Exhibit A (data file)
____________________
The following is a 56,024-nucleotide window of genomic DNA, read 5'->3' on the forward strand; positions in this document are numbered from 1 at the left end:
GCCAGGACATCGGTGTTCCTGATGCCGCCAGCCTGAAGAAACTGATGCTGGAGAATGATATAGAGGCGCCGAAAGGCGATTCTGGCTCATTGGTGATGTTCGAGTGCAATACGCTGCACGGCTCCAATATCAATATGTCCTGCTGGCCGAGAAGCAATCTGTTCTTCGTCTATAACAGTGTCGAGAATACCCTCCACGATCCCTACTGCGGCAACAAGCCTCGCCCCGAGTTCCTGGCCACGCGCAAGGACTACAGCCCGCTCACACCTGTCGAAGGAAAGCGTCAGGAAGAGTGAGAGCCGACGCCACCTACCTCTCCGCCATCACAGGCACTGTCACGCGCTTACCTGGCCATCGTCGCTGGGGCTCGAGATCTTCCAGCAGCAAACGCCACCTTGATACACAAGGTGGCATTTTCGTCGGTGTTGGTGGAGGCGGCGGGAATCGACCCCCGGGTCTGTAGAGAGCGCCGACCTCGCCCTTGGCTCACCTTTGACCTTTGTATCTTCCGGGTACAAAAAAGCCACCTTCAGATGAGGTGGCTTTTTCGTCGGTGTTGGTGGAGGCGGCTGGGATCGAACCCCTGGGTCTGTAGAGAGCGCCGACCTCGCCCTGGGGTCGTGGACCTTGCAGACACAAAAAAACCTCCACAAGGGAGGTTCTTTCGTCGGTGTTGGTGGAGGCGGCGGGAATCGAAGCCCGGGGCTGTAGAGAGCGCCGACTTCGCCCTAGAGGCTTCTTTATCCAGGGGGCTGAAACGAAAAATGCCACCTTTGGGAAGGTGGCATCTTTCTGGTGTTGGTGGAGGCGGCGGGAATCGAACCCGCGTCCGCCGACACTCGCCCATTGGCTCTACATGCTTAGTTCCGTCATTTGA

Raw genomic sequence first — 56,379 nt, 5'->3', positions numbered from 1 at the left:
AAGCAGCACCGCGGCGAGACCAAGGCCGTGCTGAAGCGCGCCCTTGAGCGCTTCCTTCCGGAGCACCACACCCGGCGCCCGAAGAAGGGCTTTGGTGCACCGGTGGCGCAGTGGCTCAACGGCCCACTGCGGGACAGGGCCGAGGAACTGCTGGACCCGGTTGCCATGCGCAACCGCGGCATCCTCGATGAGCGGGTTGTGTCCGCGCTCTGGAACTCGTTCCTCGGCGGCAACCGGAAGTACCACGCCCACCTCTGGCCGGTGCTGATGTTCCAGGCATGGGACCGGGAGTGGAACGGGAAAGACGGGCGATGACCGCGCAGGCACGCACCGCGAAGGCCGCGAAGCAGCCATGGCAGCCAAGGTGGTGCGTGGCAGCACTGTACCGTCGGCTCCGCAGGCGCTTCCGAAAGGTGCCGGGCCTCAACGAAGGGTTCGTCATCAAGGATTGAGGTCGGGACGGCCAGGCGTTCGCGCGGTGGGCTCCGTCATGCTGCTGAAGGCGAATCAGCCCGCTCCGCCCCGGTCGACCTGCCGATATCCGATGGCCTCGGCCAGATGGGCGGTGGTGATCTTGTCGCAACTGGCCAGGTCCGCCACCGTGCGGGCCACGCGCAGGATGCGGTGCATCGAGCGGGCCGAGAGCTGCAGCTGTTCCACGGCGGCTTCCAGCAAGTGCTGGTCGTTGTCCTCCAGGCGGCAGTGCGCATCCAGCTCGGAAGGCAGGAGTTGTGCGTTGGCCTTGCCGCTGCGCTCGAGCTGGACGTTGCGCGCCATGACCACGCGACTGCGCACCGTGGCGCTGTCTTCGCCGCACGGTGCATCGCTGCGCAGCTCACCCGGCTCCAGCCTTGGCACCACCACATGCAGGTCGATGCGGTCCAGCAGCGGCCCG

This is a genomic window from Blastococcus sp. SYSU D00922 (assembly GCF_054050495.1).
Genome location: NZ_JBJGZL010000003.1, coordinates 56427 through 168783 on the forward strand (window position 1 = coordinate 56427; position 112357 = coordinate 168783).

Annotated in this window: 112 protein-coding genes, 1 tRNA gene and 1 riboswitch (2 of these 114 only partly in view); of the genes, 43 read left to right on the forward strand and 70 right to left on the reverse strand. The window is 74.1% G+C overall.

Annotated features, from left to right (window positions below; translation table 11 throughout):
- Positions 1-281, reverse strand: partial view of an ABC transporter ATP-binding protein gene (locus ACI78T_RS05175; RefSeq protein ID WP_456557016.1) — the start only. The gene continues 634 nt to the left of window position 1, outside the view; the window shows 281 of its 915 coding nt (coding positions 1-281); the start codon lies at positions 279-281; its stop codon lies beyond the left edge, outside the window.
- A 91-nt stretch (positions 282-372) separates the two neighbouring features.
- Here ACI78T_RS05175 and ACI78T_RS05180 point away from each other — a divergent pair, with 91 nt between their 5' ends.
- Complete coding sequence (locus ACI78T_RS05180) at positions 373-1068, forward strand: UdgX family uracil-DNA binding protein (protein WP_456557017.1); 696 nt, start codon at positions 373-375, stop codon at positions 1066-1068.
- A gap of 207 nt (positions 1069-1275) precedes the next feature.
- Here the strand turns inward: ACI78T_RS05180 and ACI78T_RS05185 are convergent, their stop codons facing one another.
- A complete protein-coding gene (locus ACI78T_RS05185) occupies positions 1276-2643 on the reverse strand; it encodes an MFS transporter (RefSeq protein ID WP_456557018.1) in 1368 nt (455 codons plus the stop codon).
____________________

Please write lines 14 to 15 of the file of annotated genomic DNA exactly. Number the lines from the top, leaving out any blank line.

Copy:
- Here the strand turns inward: ACI78T_RS05180 and ACI78T_RS05185 are convergent, their stop codons facing one another.
- A complete protein-coding gene (locus ACI78T_RS05185) occupies positions 1276-2643 on the reverse strand; it encodes an MFS transporter (RefSeq protein ID WP_456557018.1) in 1368 nt (455 codons plus the stop codon).